Yarlside

Yarlside

Yarlside is a typically shapely hill in the Howgill Fells and whose steep grassy slopes are challenging even by Howgills standards.

Height (m): 639
Height (ft): 2096
Prominence (m): 208
Classification: Nuttall, Hewitt, Marilyn
Hill No: 2755
Grid Ref: SD685985
OS Map OL19
No. of Visits 2

While it is only the fourth highest of the six 2,000ft summits in the Howgill Fells there is no doubt that Yarlside is the shapeliest. Indeed its eastern slopes feature some of the steepest gradients in the range.

Yarlside from West Baugh Fell
Yarlside from West Baugh Fell

In fact steep slopes abound on Yarlside and whichever route one takes to reach the top involves a stiff climb on grass. A direct climb from the Cross Keys Inn can be achieved over Ben End. An alternative route from the same starting point involves walking to the foot of Cautley Spout before taking the path to Bowderdale Head. At the top of the pass turn right to follow what was once the old West Riding boundary with Westmoreland.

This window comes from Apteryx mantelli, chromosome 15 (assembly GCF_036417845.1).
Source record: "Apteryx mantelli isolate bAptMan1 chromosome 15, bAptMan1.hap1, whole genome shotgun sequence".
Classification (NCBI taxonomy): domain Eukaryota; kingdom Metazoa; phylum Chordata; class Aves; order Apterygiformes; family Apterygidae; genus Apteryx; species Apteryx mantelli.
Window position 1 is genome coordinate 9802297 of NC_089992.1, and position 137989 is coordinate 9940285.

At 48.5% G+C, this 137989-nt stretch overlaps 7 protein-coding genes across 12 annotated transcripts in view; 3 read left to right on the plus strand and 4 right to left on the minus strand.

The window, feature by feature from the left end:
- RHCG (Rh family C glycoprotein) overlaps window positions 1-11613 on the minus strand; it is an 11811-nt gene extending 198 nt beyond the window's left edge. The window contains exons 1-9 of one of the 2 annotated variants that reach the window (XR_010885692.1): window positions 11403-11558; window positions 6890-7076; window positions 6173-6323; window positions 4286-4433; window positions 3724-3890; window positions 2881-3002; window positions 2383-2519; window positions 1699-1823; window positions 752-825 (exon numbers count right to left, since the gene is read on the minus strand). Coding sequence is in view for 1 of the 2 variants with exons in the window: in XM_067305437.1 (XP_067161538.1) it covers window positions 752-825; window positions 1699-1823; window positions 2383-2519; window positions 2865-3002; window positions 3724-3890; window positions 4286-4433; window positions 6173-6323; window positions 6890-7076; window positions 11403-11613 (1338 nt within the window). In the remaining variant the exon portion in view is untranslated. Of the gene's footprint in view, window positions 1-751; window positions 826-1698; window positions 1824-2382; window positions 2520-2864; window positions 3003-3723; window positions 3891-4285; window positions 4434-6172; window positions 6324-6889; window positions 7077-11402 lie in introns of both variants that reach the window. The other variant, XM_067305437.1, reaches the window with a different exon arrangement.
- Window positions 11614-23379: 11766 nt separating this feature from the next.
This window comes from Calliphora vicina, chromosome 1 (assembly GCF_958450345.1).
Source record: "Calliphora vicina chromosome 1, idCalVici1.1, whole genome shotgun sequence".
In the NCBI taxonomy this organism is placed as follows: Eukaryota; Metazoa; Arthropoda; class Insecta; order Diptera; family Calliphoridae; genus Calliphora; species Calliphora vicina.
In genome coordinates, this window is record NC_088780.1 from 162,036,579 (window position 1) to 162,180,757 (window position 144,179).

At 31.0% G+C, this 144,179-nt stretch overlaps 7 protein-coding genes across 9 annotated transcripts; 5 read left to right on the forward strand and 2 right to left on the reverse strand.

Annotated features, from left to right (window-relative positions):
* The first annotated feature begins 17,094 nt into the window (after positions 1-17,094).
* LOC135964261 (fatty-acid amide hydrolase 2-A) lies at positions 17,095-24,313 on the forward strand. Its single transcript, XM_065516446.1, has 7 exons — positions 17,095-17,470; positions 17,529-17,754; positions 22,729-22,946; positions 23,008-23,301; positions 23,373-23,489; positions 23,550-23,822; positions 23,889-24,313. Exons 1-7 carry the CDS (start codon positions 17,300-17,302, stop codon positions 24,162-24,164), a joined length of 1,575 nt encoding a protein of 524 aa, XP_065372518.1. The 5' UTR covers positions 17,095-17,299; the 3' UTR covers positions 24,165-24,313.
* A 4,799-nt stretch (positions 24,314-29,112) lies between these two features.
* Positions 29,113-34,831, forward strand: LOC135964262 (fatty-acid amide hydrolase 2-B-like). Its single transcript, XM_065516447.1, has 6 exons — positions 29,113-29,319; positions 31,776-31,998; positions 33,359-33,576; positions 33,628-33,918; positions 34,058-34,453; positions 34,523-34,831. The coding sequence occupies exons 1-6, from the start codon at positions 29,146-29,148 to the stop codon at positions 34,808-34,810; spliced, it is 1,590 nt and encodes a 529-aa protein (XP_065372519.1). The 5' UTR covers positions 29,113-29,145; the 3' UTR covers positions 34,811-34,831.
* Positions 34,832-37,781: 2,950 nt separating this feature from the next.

Yarlside from above Cautley Spout
Yarlside from above Cautley Spout

By far the steepest route up on to Yarlside is via Saddle, the appropriately named col between Yarlside and Kensgriff. I’ve been both up and down this route and it a real calf stretcher on the way up and a strain on the knees on the way down. Unless one is out for a very short walk it has to be done though and the views are nothing less than spectacular.

The eastern face of Yarlside from Kensgriff
The eastern face of Yarlside from Kensgriff

According to the Database of British Hills the highest point is a spot 5m to the south-east of a cairn, just about the only feature on the grassy summit.

The top of Yarlside looking north
The top of Yarlside looking north

As with almost all its neighbours in the Howgills the view from the top of Yarlside is excellent. In particular the northern sweep encompasses the eastern fells of the Lake District, the Cross Fell range of the North Pennines and northern Howgill summits.

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